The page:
Having said that, let's not pretend I don't appreciate a film about a drive-in prison full of bizarre cheesy 80s characters (with the required rather boring hero, played by a rather boring actor) whose mixture of political satire and exploitational values proudly stands in the tradition of Roger Corman productions of the 70s, or pretend that I don't agree with its political stance, more or less. It's just that I doubt that the film's on the nose critique of economical politics of the mid-80s will convince anyone who doesn't already agree with it; after all, its arguments are naturally rigged to prove the point it wants to make, and don't leave much room for other views of the world.

More problematic for Dead-End Drive In's success as a movie than its satirical obviousness, though, is its surprising reserve when it comes to providing exploitational value. There's only a wee bit of nudity, it is however at least equal opportunity nudity (something I always approve of in my exploitation), so the part of the audience not interested in breasts gets several good looks at Ned Manning's manly chest. The violence is rather minor, too - the film features one longish melee fight and a combined car chase/shoot-out ending in a nice big explosion, but that's more or less it. Roger Corman - well, pre 90s Roger - would have demanded more breasts and more blood and probably sharper dialogue, and he would have been damned right.

The only exploitational value Trenchard-Smith truly, ahem, exploits, is the bizarre as seen through the lens of the 80s in Australia, and it's difficult not to be at least a bit charmed by the film's lopsided ideas of youth culture that cross Mad Max-isms with 50s youth culture (Crabs's car is not a '56 Chevy for nothing), as well as the obvious love for details that went into everything. The latter, Roger Corman - again pre-90s Roger - would have highly approved of.

Now, although all this surely doesn't sound like the elements that make up an unmissable film, Dead-End Drive In is much too peculiar a film not to at least watch it once. Its world view might be too obvious, its satire too unsubtle, and its plot just not all that exciting, but the film's basic set-up, Trenchard-Smith's decent direction, and its fun aesthetics made Dead-End Drive In well worth spending 90 minutes on for me. Just don't expect too much from the poor, enthusiastic thing.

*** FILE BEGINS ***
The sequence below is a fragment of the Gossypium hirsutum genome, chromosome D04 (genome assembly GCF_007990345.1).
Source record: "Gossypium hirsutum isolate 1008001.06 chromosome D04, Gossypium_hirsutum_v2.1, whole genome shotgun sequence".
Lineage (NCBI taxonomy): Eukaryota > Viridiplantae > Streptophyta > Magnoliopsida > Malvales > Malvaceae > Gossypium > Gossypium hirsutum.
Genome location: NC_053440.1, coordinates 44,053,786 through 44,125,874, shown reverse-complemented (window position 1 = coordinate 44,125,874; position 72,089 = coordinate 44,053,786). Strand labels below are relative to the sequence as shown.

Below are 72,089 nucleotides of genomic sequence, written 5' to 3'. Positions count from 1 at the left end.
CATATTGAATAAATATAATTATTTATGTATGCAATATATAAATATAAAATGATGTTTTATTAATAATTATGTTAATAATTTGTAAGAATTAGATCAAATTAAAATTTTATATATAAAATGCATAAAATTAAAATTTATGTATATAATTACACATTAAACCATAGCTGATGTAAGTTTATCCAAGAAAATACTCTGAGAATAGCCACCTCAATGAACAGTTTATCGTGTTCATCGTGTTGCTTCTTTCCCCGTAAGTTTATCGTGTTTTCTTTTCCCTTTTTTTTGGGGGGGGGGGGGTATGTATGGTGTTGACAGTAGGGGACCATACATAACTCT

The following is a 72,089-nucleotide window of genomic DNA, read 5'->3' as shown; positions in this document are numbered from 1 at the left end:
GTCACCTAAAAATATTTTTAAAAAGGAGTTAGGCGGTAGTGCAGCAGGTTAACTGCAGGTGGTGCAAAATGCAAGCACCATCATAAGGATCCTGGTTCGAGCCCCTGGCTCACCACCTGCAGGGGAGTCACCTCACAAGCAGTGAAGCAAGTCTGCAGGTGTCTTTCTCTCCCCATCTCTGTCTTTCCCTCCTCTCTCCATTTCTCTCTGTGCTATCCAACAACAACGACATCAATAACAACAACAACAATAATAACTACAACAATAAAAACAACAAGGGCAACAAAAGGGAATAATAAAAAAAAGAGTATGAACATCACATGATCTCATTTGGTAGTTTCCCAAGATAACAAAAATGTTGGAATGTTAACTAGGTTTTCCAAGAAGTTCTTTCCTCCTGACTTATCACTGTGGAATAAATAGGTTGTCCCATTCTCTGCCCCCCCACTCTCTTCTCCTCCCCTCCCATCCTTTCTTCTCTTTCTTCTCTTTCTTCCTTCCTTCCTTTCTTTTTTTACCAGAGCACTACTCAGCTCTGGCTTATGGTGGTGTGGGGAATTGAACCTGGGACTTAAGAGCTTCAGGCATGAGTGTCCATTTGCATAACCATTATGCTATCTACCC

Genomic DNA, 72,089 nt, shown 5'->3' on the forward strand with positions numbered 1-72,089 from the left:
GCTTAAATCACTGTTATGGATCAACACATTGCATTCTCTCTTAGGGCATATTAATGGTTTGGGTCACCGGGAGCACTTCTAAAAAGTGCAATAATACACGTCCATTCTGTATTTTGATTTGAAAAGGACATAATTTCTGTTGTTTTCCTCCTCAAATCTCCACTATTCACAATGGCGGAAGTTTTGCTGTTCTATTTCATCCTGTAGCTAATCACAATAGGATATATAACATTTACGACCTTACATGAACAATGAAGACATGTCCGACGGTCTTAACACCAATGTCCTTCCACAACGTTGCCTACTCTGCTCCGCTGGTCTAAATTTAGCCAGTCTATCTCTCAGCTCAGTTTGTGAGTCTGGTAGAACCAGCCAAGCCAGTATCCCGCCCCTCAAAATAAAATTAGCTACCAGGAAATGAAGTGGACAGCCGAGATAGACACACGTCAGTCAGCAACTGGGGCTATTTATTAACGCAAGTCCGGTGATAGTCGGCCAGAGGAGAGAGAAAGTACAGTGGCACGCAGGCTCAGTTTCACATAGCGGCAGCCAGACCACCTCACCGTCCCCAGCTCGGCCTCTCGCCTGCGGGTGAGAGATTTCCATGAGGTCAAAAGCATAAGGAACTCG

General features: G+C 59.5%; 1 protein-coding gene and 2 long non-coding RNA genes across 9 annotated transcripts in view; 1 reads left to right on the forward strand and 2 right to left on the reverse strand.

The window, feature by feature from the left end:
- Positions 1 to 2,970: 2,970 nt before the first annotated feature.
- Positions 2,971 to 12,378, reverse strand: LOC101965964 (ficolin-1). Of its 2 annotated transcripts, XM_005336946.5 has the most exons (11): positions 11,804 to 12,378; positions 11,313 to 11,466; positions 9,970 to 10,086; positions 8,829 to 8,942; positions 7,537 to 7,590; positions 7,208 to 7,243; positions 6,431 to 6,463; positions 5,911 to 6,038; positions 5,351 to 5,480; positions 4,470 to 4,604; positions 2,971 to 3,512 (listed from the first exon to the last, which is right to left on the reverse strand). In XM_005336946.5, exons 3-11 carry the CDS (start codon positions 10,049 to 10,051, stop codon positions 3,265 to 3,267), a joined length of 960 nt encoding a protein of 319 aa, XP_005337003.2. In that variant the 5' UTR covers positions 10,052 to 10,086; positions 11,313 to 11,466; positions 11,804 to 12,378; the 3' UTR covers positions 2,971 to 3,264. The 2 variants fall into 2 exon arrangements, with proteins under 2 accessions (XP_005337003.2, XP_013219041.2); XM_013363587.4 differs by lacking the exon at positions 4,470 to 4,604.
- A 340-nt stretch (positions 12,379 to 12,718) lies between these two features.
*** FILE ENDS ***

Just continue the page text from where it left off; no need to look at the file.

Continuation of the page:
Saturday, August 27, 2011

Three Films Make A Post: Hell Hath No Fury...Like

Fieras Sin Jaula aka 2 Masks For Alexa (1971): When millionaire Ronald Marvelling's (Curd Jürgens) marriage to the much younger Alexa (Rosalba Neri) doesn't work out too well, he does the obvious - turning the bedroom in his vacation house in the Normandy into a steel cage where he commits suicide and imprisons Alexa and her lover Pietro (Juan Luis Galiardo).

Juan Logar's film may sound like a thriller or a giallo, but the whole middle part of its narrative is a long, long flashback that strictly belongs in the realm of the melodrama. Some of that is quite effective, presented with just the right sense of unreality, but there's an unpleasant tendency for moralizing finger-wagging that's never effective in an exploitation movie (see also: hypocrisy). The movie's final act then turns into a full-grown low budget delirium of sledgehammer visual metaphors, off-screen monologues, and arty ambitions that probably doesn't work like Logar wanted it to, but sure keeps things interesting enough.

And "interesting" is the word here: you'd be hard-pressed to call Fieras a good or a artistically successful movie, but interesting, it sure is.

The House In Marsh Road aka Invisible Creature (1960): It's the old chestnut about a husband trying to murder his wife for money (though the stakes here are comparatively low, financially speaking) and another woman (though the passion driving him looks not very passionate to me). To change things up a little, the heroine (Patricia Dainton) is protected by the family poltergeist.

Still, poltergeist or not, this is an exceedingly routine movie, directed by routine director Montgomery Tully, featuring routine actors, routine music and a routine script. There are certainly worse ways to spend seventy minutes, but excitement lives elsewhere.

Shirome (2010): One of the core questions of modern horror film is of course how to use the by now hoary old form of the fake documentary and still innovate. Koji Shiraishi (usually one of my favourites among the second tier of contemporary Japanese horror directors) isn't afraid of being a real innovator, and so gives us a fake documentary about the adventures of a teen idol girl group (played by a real-life teen idol girl group) in a haunted house, boldly uniting POV horror and idolsploitation. In some of his other films, Shiraishi had quite a bit of luck with using actresses and elements of idol culture (see Noroi), but those idols weren't a gaggle (or corps? a troupe? a squeal?) of teenage girls.

Not surprisingly, the movie at hand is pretty horrible, for the simple reason that, whenever it threatens to become even slightly creepy (Shiraishi, as you might know, can do "creepy" well), half a dozen teenage girls start to cry, squeak, shout, gibber, moan and play patty cake in the most headache-inducing manner and quite, quite independent of the creepiness or not-creepiness of what's happening around them, until nobody in their right minds wouldn't want these horrible, horrible girls to shut up forever (and probably die in a fire, silently).